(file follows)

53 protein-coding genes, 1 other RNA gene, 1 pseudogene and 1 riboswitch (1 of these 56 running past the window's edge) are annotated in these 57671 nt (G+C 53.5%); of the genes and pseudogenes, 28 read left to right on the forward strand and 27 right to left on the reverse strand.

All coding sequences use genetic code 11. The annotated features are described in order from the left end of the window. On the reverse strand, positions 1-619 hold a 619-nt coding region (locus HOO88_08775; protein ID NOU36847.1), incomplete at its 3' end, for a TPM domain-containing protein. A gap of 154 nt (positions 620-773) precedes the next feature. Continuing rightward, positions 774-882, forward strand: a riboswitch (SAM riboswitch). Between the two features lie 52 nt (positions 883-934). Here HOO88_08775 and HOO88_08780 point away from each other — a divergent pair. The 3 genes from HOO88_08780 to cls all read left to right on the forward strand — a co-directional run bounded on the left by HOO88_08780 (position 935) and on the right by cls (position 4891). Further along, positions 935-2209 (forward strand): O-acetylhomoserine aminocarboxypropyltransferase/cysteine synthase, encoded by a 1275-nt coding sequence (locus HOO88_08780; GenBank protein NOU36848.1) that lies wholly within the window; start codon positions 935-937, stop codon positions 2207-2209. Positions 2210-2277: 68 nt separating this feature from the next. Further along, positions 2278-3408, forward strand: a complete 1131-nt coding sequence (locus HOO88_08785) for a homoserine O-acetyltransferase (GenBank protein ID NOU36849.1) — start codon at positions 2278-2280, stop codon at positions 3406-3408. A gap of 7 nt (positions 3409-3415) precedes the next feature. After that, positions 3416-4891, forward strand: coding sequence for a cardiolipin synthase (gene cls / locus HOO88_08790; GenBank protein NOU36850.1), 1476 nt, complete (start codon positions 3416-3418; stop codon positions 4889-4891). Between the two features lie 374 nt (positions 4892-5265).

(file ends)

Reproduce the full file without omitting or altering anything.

53 protein-coding genes, 1 other RNA gene, 1 pseudogene and 1 riboswitch (1 of these 56 running past the window's edge) are annotated in these 57671 nt (G+C 53.5%); of the genes and pseudogenes, 28 read left to right on the forward strand and 27 right to left on the reverse strand.

All coding sequences use genetic code 11. The annotated features are described in order from the left end of the window. On the reverse strand, positions 1-619 hold a 619-nt coding region (locus HOO88_08775; protein ID NOU36847.1), incomplete at its 3' end, for a TPM domain-containing protein. A gap of 154 nt (positions 620-773) precedes the next feature. Continuing rightward, positions 774-882, forward strand: a riboswitch (SAM riboswitch). Between the two features lie 52 nt (positions 883-934). Here HOO88_08775 and HOO88_08780 point away from each other — a divergent pair. The 3 genes from HOO88_08780 to cls all read left to right on the forward strand — a co-directional run bounded on the left by HOO88_08780 (position 935) and on the right by cls (position 4891). Further along, positions 935-2209 (forward strand): O-acetylhomoserine aminocarboxypropyltransferase/cysteine synthase, encoded by a 1275-nt coding sequence (locus HOO88_08780; GenBank protein NOU36848.1) that lies wholly within the window; start codon positions 935-937, stop codon positions 2207-2209. Positions 2210-2277: 68 nt separating this feature from the next. Further along, positions 2278-3408, forward strand: a complete 1131-nt coding sequence (locus HOO88_08785) for a homoserine O-acetyltransferase (GenBank protein ID NOU36849.1) — start codon at positions 2278-2280, stop codon at positions 3406-3408. A gap of 7 nt (positions 3409-3415) precedes the next feature. After that, positions 3416-4891, forward strand: coding sequence for a cardiolipin synthase (gene cls / locus HOO88_08790; GenBank protein NOU36850.1), 1476 nt, complete (start codon positions 3416-3418; stop codon positions 4889-4891). Between the two features lie 374 nt (positions 4892-5265).